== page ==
Today, pregnancies (particularly those of the unexpected variety) are one of the most popular TV tropes. You'd be hard-pressed to find a show that didn't use a baby as a catalyst for more storylines and scandal. But there was a time when you couldn't even use the "p" word on TV.
More than 60 years ago, CBS aired "Lucy is Enceinte," the Season 2 episode of "I Love Lucy" in which Lucy (Lucille Ball) and Ricky (Desi Arnaz) find out they're going to have a baby. The episode, which aired on Dec. 8, 1952, made Lucy TV's first pregnant character, but the script didn't use the word "pregnant" once.
"'Lucy Is Enceinte' was scandalous at the time, at least in the eyes of the CBS executives who balked at the idea of its star -- who slept in a twin bed next to her husband onscreen -- actually acknowledging and openly displaying the biological consequences of S-E-X," AV Club editor Genevieve Koski said in the site's extensive look back at the episode. "The script for 'Lucy Is Enceinte' famously had to dance around saying the word 'pregnant,' a term CBS deemed too vulgar for air, hence the French word for pregnancy in the episode title."
When Ball learned in the spring of 1952 that she was pregnant, she and Arnaz assumed that "I Love Lucy" would be suspended or even canceled entirely. But "I Love Lucy" producer and head writer Jess Oppenheimer made the game-changing suggestion that the pregnancy be written into the show. Executives from CBS, Biow Advertizing Agency, and Philip Morris Cigarettes ("I Love Lucy’s" sponsor at the time) initially opposed the idea, reportedly calling for a priest, a minister, and a rabbi to approve each of the “Lucy Is Enceinte” scripts before they would concede.
Though scandalous, the storyline ended up being a smashing success: When Little Ricky was born on "I Love Lucy" on January 19, 1953 -- coinciding with Ball's real-life delivery of Desi Arnaz Jr. via scheduled Caesarean section -- more than 44 million viewers tuned in.
Lucy may have been the first pregnant woman on TV, but she's hardly the last. From "Murphy Brown's" scandalous decision to some of the more "Modern" baby-making approaches, click through to see more of the most talked about pregnancies in the history of the small screen.
"I Love Lucy," Little Ricky
When Lucy Ricardo became pregnant with Little Ricky in 1952, <a href="http://www.avclub.com/articles/more-than-60-years-ago-a-pregnant-lucille-ball-cou,100629/" target="_blank">Lucille Ball wasn't allowed to say the "p" word on TV</a>. The pregnancy made waves -- just as "I Love Lucy" had -- and still goes down in history as a historic TV moment.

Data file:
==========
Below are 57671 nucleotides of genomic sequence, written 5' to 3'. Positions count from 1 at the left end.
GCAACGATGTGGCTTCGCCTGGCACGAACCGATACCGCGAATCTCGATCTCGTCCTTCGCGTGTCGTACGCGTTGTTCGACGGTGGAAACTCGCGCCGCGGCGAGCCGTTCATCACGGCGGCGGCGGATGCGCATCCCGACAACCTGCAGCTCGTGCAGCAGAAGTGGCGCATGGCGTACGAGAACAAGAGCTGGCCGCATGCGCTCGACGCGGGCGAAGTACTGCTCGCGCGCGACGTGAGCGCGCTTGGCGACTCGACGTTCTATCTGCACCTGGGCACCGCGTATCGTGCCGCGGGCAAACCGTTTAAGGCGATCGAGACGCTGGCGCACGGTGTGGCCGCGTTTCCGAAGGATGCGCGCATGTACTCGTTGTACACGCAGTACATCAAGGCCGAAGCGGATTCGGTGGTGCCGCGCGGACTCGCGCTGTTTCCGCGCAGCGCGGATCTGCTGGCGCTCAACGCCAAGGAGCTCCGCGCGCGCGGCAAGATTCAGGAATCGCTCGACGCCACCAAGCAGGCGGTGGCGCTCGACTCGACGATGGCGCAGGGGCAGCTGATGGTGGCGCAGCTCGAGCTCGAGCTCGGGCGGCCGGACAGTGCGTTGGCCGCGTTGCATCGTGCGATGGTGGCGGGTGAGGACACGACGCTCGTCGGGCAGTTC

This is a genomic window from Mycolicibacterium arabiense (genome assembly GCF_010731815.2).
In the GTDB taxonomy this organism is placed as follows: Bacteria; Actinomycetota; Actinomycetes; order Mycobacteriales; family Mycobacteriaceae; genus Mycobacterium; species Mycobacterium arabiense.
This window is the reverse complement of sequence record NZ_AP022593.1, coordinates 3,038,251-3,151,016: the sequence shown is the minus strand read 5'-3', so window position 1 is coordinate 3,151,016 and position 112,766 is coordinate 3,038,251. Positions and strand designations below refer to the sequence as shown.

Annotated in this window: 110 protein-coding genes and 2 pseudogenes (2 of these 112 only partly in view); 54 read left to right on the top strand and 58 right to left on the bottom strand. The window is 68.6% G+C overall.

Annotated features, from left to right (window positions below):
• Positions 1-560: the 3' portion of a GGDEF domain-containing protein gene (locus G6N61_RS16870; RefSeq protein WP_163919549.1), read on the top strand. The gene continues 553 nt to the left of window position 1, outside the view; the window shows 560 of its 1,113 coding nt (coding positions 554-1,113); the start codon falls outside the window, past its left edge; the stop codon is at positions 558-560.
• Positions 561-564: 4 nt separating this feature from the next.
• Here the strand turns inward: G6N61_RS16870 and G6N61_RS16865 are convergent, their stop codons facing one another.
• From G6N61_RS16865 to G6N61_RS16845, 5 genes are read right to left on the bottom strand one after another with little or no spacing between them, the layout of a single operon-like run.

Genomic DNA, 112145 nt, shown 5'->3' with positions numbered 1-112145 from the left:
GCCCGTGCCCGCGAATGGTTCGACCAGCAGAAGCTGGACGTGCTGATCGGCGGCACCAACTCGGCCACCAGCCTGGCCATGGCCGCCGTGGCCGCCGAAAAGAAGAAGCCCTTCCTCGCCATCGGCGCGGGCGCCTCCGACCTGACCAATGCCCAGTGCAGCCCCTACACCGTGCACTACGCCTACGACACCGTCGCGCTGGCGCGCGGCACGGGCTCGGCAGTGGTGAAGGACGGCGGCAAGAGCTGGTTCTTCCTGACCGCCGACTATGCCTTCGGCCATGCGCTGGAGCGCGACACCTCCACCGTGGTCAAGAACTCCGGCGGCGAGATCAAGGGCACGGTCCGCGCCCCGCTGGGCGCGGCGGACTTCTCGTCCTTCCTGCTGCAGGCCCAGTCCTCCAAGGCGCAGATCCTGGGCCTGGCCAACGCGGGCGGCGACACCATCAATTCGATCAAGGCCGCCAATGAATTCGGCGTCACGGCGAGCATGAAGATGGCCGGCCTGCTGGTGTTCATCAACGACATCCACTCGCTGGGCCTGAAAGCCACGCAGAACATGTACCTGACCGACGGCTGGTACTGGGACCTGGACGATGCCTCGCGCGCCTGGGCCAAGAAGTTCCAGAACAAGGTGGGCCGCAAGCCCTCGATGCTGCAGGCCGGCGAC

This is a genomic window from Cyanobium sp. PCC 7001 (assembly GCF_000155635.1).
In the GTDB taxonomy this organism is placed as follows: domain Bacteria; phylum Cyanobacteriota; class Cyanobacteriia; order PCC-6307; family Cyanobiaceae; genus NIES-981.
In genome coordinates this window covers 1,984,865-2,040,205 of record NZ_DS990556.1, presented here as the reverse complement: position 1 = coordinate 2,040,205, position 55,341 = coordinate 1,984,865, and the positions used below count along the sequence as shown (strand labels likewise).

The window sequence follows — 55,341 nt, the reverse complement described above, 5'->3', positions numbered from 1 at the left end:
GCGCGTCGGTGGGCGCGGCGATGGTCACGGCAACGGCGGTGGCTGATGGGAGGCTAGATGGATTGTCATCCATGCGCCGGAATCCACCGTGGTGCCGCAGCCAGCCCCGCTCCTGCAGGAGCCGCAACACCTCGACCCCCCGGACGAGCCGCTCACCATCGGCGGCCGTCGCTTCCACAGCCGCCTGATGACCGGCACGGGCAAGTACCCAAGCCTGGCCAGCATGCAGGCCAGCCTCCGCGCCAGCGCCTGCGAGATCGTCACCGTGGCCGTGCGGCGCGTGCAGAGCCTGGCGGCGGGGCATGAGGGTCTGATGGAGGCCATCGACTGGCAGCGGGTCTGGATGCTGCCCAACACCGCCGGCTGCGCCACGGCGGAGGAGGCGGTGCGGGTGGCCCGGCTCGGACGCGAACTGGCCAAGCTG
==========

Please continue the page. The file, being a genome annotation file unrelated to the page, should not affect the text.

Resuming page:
"The Flintstones," Pebbles
Pebbles Flintstone arrived on the scene in 1963, three years after "The Flintstones" premiered. Wilma's pregnancy was one the show's few long-running storylines, lasting about a month.
Samantha Stephens' (Elizabeth Montgomery) powers caused all sorts of problems on "Bewitched." When the character became pregnant (because Montgomery was pregnant in real life and it was written in) in a 1965 episode, the anticipation surrounding baby Tabitha was about whether or not she'd have powers. Spoiler alert: She did.
"All in the Family," Joey
Little Joey was the son of Mike "Meathead" Stivic (Rob Reiner) and Gloria (Sally Struthers) and grandson of Archie Bunker (Carroll O'Connor) and Archie's only grandson, who was born in a 1975 episode, showed a slightly softer side the character.
"Murphy Brown," Avery
"Murphy Brown" made headlines in 1992 when its title character got pregnant and didn't have the support of the father. Murphy (Candice Bergen) decided to raise the baby on her own and her single motherhood became a talking point around the country, including then-Vice President Dan Quayle.
"ER," Tess and Kate
It wouldn't be an "ER" birth if the mother wasn't in danger. In this case, the mother was Carol (Julianna Margulies) and the father -- who wasn't there -- was Doug (George Clooney), one of the original "ER" characters. The 1999 episode in which Carol delivered the twins also introduced Maura Tierney's character Abby Lockhart.
When Rachel (Jennifer Aniston) announced she was pregnant, everybody was left wondering who the father was. It turns out it was Ross (David Schwimmer) her on-again/off-again boyfriend. The baby, born in 2002, didn't immediately unite the couple, but the two ended up together in the end.
Claire (Emile de Ravin) was pregnant when the plane crashed on "Lost." She held it together long enough to get abducted, tested and abducted again before finally giving birth in 2005 to baby Aaron with the help of Kate (Evangeline Lilly).
"Modern Family," Lily
Lily made her first appearance on "Modern Family" in the first episode in 2009. While there wasn't a lot of time to anticipate her birth, her adoption by a gay couple did make headlines as part of the progressive show.